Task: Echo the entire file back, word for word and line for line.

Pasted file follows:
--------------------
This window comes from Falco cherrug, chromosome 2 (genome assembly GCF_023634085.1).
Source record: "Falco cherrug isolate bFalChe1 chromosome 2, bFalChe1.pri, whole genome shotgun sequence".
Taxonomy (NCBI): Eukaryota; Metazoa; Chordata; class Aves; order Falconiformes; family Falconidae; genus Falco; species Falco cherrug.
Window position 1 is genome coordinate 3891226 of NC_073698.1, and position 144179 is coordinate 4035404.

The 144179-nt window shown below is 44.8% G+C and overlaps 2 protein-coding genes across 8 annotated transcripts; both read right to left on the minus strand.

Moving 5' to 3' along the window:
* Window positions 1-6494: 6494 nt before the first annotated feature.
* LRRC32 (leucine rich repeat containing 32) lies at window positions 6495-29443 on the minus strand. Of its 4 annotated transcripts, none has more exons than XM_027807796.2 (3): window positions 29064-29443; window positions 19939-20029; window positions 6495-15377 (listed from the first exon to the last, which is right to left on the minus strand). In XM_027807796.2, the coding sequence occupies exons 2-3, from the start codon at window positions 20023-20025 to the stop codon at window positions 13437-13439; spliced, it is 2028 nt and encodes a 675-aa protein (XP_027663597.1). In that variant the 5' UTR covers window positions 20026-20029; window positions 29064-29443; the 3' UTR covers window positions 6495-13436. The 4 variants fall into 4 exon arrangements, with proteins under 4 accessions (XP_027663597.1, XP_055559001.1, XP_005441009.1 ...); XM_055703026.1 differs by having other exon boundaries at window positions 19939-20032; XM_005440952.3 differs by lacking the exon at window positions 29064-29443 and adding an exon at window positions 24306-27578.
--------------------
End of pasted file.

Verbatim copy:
This window comes from Falco cherrug, chromosome 2 (genome assembly GCF_023634085.1).
Source record: "Falco cherrug isolate bFalChe1 chromosome 2, bFalChe1.pri, whole genome shotgun sequence".
Taxonomy (NCBI): Eukaryota; Metazoa; Chordata; class Aves; order Falconiformes; family Falconidae; genus Falco; species Falco cherrug.
Window position 1 is genome coordinate 3891226 of NC_073698.1, and position 144179 is coordinate 4035404.

The 144179-nt window shown below is 44.8% G+C and overlaps 2 protein-coding genes across 8 annotated transcripts; both read right to left on the minus strand.

Moving 5' to 3' along the window:
* Window positions 1-6494: 6494 nt before the first annotated feature.
* LRRC32 (leucine rich repeat containing 32) lies at window positions 6495-29443 on the minus strand. Of its 4 annotated transcripts, none has more exons than XM_027807796.2 (3): window positions 29064-29443; window positions 19939-20029; window positions 6495-15377 (listed from the first exon to the last, which is right to left on the minus strand). In XM_027807796.2, the coding sequence occupies exons 2-3, from the start codon at window positions 20023-20025 to the stop codon at window positions 13437-13439; spliced, it is 2028 nt and encodes a 675-aa protein (XP_027663597.1). In that variant the 5' UTR covers window positions 20026-20029; window positions 29064-29443; the 3' UTR covers window positions 6495-13436. The 4 variants fall into 4 exon arrangements, with proteins under 4 accessions (XP_027663597.1, XP_055559001.1, XP_005441009.1 ...); XM_055703026.1 differs by having other exon boundaries at window positions 19939-20032; XM_005440952.3 differs by lacking the exon at window positions 29064-29443 and adding an exon at window positions 24306-27578.